While our inane invasion of Iraq in 2003 may have destabilized the region, the underlying tensions are unlikely to be peacefully resolved anytime soon. There is no short-term fix. And the above-noted report is anything but flattering to America’s use of drone-strikes and other counter-terrorism policies to date: “‘There is no indication that a U.S. strategy to destroy Al Qaeda has curbed the rise of Sunni Islamic extremism, deterred the establishment of Shia Islamic extremist groups or advanced long-term U.S. security interests,’ the report concludes.” NY Times.
Meanwhile, Iran’s involvement is clearly escalating, with a clear statement that they will do anything in their power to stop the threatened ISIS destruction of Shiite holy shrines. Is the United States simply looking the other way – wink, wink – as Iran escalates its support for the Shiite-dominated government in Baghdad? “Iran is directing surveillance drones over Iraq from an airfield in Baghdad and is supplying Iraqi forces with tons of military equipment and other supplies, according to American officials.
“The secret Iranian programs are a rare instance in which Iran and the United States share a near-term goal: countering the Islamic State in Iraq and Syria, or ISIS, the Sunni militants who have seized towns and cities in a blitzkrieg across western and northern Iraq. But even as the two nations provide military support to the embattled government of Prime Minister Nouri Kamal al-Maliki, they are watching each other’s actions warily as they jostle for influence in the region.” NY Times. Clearly, no matter what happens in Iraq, it cannot be good news for American policy-makers. Europe, still reeling from the Russian threats against Ukraine, seems to be sitting on the sidelines to let us deal with this “blowback” from our missteps in the earlier Iraq War.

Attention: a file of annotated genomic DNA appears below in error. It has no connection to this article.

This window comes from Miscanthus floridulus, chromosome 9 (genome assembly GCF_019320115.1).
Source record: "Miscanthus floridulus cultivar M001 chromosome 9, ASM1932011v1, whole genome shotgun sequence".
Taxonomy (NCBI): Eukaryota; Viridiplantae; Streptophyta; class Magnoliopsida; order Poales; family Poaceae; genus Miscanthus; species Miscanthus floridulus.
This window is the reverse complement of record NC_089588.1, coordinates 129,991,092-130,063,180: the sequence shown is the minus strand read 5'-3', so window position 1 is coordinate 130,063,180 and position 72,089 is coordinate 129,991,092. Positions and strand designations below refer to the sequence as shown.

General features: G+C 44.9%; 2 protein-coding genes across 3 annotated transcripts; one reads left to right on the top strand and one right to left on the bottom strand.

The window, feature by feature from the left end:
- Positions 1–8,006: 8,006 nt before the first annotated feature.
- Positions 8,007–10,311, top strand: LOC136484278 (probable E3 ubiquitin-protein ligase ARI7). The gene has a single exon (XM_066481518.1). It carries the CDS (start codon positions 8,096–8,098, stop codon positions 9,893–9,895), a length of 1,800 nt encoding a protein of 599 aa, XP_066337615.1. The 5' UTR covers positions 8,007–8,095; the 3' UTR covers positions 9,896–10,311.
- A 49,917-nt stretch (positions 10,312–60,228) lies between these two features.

“‘From our point of view, we’ve made it clear to everyone in the region that we don’t need anything to take place that might exacerbate the sectarian divisions that are already at a heightened level of tension,’ [U.S. Secretary of State John] Kerry said… Both the United States and Iran have small numbers of military advisers in Iraq. As many as 300 American commandos are being deployed to assess Iraqi forces and the deteriorating security situation, while about a dozen officers from Iran’s paramilitary Quds Force have been sent to advise Iraqi commanders and to help mobilize more than 2,000 Shiites from southern Iraq, American officials say.